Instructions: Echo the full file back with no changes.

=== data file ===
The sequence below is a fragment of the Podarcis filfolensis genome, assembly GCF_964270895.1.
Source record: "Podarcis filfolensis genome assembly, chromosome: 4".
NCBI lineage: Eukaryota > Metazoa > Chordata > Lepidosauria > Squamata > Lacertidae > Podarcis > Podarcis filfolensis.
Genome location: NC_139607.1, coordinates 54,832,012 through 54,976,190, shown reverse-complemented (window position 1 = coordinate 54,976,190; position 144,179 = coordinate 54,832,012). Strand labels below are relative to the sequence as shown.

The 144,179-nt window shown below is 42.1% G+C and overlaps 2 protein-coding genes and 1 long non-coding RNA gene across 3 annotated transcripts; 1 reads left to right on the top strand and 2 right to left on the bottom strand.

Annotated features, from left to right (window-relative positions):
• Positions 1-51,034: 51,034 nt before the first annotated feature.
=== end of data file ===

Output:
The sequence below is a fragment of the Podarcis filfolensis genome, assembly GCF_964270895.1.
Source record: "Podarcis filfolensis genome assembly, chromosome: 4".
NCBI lineage: Eukaryota > Metazoa > Chordata > Lepidosauria > Squamata > Lacertidae > Podarcis > Podarcis filfolensis.
Genome location: NC_139607.1, coordinates 54,832,012 through 54,976,190, shown reverse-complemented (window position 1 = coordinate 54,976,190; position 144,179 = coordinate 54,832,012). Strand labels below are relative to the sequence as shown.

The 144,179-nt window shown below is 42.1% G+C and overlaps 2 protein-coding genes and 1 long non-coding RNA gene across 3 annotated transcripts; 1 reads left to right on the top strand and 2 right to left on the bottom strand.

Annotated features, from left to right (window-relative positions):
• Positions 1-51,034: 51,034 nt before the first annotated feature.